When it comes to my kid’s health, I find the “revolutionary” pearl stated by Dr. Benjamin Spock to moms of “you know more than you think you do” reassuring, if not pressure-inducing.
Your child’s health is your responsibility. In this regard, moms need to morph into hawks. It’s an unwritten rule that when you give birth, you take a short form of the Hippocratic Oath to care for your children.
Great, another thing I’m supposed to master! I’m not a doctor, but I play one almost every day, whether it’s kissing a boo-boo, fetching ice for my kids or tracking their next scheduled doctors visit.
We navigate the reams of information about how to best care for our kids. The solicited and unsolicited opinions alone can make you sick. What doctor to see, courses of action to take, what your parents did in their day; my heart rate is accelerating just thinking about it. Caring for children is not for the faint of heart.
Being overly protective is counterproductive since your kid’s can’t live in a bubble and stress is harmful for your health.
The children’s health care pendulum constantly swings. Many moms are opting for a more natural course steering clear of modern vaccines. It was (and, for some, still is) believed that illness stemmed from social situations, religious beliefs like evil spirits plaguing your body or a punishment from the gods. Hippocrates, “the father of Western medicine”, was the first to dispel these notions and see illness as deriving from “environmental factors, diet, and living habits.” (Wikipedia) Fast forward to modern medicine and the illness origins shift again towards diagnostic medicine.
I picture the pre-western medicine days much like, “Madagascar 2 Escape from Africa”, where if you had any kind of infirmity, “you’d go to the dying hole and died.” Actually, that’s kind of like my house growing up; if you got sick, you were put in quarantine lockdown in your room, fed chicken noodle soup and became a total leper.
With advances in both western and eastern medicine, charting a health care course for your child raises many doubts. I take the best from both worlds. My medicine cabinet is stocked with common symptom battlers – fever reducers, Saline Nose drops; preventative – vitamins and herbal – immunity defense drops; essential oils – peppermint oil for stuffy noises; and belief nets – sage, incense and lots of prayer beads!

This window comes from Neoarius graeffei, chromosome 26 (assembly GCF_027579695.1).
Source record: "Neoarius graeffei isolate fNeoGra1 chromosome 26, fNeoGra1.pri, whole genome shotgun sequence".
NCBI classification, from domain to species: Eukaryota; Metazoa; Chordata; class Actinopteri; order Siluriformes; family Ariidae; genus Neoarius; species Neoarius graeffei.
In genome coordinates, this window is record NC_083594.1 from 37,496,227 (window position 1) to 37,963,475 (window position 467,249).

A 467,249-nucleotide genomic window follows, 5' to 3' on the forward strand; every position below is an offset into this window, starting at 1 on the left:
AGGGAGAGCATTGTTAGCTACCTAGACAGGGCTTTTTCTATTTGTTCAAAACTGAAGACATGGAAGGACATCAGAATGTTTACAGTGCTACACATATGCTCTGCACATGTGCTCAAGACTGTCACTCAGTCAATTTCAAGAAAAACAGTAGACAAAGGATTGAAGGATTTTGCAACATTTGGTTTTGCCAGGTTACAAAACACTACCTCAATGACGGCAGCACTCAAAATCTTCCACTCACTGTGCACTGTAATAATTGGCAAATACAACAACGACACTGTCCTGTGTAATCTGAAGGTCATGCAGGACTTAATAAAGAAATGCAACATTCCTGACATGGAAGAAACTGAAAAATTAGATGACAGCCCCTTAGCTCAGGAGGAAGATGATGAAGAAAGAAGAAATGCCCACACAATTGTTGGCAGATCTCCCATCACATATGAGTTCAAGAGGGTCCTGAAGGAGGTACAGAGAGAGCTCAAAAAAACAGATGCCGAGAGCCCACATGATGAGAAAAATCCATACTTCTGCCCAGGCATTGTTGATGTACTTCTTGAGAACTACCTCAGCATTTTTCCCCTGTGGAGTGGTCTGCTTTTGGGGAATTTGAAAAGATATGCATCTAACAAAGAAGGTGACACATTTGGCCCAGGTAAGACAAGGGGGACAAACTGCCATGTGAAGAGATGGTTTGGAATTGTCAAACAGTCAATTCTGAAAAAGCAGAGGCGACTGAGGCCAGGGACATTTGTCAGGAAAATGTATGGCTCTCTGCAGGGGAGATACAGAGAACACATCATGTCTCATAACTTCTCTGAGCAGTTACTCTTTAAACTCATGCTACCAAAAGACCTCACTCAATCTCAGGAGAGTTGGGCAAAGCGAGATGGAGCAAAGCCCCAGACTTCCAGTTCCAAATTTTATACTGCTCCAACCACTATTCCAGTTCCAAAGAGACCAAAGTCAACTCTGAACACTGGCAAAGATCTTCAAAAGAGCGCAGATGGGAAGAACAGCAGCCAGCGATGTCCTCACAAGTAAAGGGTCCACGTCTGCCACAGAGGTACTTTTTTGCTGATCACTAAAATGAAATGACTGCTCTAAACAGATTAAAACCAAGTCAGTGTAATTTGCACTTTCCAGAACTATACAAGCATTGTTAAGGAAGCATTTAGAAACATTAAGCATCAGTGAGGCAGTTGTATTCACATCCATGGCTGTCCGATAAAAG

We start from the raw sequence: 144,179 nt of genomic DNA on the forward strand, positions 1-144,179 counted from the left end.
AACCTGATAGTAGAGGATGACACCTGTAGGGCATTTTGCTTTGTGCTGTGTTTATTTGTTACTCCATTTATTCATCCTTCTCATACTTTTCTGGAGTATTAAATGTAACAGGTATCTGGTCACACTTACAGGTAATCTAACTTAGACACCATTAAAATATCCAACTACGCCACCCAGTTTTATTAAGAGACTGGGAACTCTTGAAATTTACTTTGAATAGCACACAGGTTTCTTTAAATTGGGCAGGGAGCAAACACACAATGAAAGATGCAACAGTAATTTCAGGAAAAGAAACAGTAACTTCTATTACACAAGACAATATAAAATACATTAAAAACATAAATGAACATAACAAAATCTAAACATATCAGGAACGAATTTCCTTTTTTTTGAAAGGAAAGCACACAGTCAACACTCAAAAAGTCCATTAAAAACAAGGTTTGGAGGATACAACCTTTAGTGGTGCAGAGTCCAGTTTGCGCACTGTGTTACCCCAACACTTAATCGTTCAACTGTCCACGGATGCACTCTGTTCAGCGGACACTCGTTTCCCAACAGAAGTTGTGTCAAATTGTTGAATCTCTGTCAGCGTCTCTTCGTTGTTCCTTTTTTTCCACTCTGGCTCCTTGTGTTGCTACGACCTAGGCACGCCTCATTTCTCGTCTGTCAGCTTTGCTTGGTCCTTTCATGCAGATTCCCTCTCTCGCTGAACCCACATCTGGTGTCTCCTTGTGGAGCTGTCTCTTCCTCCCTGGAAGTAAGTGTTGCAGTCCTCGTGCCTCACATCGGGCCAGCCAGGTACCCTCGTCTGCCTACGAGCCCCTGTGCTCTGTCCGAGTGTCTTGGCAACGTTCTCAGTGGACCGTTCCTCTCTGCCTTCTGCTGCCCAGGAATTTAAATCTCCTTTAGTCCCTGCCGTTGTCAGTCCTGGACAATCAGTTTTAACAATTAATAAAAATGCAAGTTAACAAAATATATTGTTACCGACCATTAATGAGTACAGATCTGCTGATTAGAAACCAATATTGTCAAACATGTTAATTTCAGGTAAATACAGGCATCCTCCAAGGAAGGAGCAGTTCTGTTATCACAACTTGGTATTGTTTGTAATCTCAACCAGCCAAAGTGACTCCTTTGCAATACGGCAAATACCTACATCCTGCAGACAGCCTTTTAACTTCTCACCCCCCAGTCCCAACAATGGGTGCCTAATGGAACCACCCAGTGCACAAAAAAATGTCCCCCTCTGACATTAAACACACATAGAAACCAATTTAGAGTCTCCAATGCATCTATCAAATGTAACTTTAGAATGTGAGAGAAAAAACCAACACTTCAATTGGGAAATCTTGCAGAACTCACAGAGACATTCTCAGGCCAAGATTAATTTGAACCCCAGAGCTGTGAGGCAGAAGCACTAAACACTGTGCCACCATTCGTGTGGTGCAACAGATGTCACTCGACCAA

Trust Your Instincts
When saging your kids isn’t enough, trust your instincts and health care professionals. Freaking out doesn’t help. Taking action does. It’s easy to fear the worst. We’ve all heard fluke stories. Every other week, there’s a recall of household medicines and even vaccines on the market (remember the recall on the swine flu vaccine last year? that was fun) and changes in recommended approaches.
My mommy “spidey sense” is sharpening. I can tell when my kids are getting sick. They are slower, quieter and more mope. I know for the next week or so, they’ll be out for the count. Plans cancelled, parties de-rsvp’d — it’s time to just rest up, bust out the chicken soup and amp up the TLC quotient.
I pray that my motherly instincts will kick in if they were ever (god forbid) in dire immediate need – choking, seizure, allergic shock, 105+ fever, etc. It’s hard not to panic and fear the worse.
Sure, I now have my pediatrician’s number memorized and pray every day for my kids and loved ones to be healthy. Health is the greatest commodity and it is, after all, a trillion dollar industry.
We must trust our instincts and let everyone believe that Dr. Mom has it all under control.
About the Author
Cynthia Litman is a working modern mom with a classic twist. She has two delicious children and is the spiritual and visionary guide of Mommas Pearls. Mommas Pearls provides insight and support to other everyday busy parents. Cynthia is also an entertainment lawyer with a niche in spiritual entertainment. Her firm Cynthia R. Litman, Esq., PLLC caters to the spiritual entertainment market. She is a founding partner of The Spiritual Cinema Circle (www.spiritualcinemacircle.com), a DVD club for spiritual films, Executive Producer of the Independent films “Lost In Sunshine” and “Boost”, production attorney for “Conversations With God” (film based upon the books by Neale Donald Walsch) and distribution attorney for Debbie Ford’s documentary film “The Shadow Effect” and Nicole Clark’s documentary film “Cover Girl Culture”. Cynthia is a contributing writer for the online magazine Bella Life and a Lifestyle expert for Skimbaco Lifestyle.